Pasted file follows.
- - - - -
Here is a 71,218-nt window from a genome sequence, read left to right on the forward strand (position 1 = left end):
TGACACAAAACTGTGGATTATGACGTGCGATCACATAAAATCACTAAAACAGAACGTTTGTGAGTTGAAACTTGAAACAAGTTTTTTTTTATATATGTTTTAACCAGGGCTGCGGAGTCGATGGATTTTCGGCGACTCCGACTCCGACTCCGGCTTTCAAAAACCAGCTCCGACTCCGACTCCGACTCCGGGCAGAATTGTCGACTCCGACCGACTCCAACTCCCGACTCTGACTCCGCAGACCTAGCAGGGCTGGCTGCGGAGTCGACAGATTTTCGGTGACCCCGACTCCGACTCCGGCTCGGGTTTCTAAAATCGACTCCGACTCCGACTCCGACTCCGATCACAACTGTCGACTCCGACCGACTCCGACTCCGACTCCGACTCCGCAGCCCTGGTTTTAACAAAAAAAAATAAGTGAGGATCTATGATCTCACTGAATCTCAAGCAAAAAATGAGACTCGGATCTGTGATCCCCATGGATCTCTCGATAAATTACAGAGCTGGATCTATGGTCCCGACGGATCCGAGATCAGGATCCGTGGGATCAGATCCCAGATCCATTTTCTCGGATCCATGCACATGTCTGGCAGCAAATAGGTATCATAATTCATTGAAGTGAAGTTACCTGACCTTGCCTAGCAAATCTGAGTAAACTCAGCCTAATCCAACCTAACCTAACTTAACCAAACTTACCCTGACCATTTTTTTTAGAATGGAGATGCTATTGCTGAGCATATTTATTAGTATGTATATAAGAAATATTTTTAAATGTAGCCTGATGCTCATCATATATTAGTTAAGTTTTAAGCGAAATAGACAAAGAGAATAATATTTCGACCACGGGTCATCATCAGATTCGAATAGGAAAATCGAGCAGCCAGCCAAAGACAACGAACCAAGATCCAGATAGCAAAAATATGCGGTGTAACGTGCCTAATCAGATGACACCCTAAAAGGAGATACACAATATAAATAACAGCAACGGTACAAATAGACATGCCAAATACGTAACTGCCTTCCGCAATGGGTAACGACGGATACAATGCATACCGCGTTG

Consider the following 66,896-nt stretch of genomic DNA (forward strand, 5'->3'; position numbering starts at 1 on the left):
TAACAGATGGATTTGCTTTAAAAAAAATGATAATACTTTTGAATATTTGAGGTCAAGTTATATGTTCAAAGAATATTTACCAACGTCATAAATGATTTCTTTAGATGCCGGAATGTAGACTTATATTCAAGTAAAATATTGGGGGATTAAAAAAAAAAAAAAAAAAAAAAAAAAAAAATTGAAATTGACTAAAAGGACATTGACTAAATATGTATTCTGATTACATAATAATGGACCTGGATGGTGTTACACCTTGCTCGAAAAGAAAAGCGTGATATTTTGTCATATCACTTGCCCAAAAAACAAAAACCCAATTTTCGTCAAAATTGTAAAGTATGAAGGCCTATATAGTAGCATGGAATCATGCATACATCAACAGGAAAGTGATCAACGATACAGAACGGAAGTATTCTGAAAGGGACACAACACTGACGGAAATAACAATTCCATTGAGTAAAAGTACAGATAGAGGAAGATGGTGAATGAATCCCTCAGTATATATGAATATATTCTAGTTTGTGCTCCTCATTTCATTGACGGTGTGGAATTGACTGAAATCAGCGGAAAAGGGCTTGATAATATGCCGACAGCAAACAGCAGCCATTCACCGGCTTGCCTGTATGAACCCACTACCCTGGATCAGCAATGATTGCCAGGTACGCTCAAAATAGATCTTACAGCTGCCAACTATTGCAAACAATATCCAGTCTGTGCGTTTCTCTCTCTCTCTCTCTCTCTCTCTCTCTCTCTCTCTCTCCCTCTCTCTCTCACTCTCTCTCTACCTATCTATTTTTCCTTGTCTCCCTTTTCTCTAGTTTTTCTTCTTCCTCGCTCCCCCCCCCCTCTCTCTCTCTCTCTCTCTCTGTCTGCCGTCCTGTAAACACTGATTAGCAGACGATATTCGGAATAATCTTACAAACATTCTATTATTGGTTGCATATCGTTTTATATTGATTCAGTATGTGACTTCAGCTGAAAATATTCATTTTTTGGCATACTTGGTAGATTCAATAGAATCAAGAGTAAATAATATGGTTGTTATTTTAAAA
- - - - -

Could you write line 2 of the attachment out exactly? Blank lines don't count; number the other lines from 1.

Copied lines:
TGACACAAAACTGTGGATTATGACGTGCGATCACATAAAATCACTAAAACAGAACGTTTGTGAGTTGAAACTTGAAACAAGTTTTTTTTTATATATGTTTTAACCAGGGCTGCGGAGTCGATGGATTTTCGGCGACTCCGACTCCGACTCCGGCTTTCAAAAACCAGCTCCGACTCCGACTCCGACTCCGGGCAGAATTGTCGACTCCGACCGACTCCAACTCCCGACTCTGACTCCGCAGACCTAGCAGGGCTGGCTGCGGAGTCGACAGATTTTCGGTGACCCCGACTCCGACTCCGGCTCGGGTTTCTAAAATCGACTCCGACTCCGACTCCGACTCCGATCACAACTGTCGACTCCGACCGACTCCGACTCCGACTCCGACTCCGCAGCCCTGGTTTTAACAAAAAAAAATAAGTGAGGATCTATGATCTCACTGAATCTCAAGCAAAAAATGAGACTCGGATCTGTGATCCCCATGGATCTCTCGATAAATTACAGAGCTGGATCTATGGTCCCGACGGATCCGAGATCAGGATCCGTGGGATCAGATCCCAGATCCATTTTCTCGGATCCATGCACATGTCTGGCAGCAAATAGGTATCATAATTCATTGAAGTGAAGTTACCTGACCTTGCCTAGCAAATCTGAGTAAACTCAGCCTAATCCAACCTAACCTAACTTAACCAAACTTACCCTGACCATTTTTTTTAGAATGGAGATGCTATTGCTGAGCATATTTATTAGTATGTATATAAGAAATATTTTTAAATGTAGCCTGATGCTCATCATATATTAGTTAAGTTTTAAGCGAAATAGACAAAGAGAATAATATTTCGACCACGGGTCATCATCAGATTCGAATAGGAAAATCGAGCAGCCAGCCAAAGACAACGAACCAAGATCCAGATAGCAAAAATATGCGGTGTAACGTGCCTAATCAGATGACACCCTAAAAGGAGATACACAATATAAATAACAGCAACGGTACAAATAGACATGCCAAATACGTAACTGCCTTCCGCAATGGGTAACGACGGATACAATGCATACCGCGTTG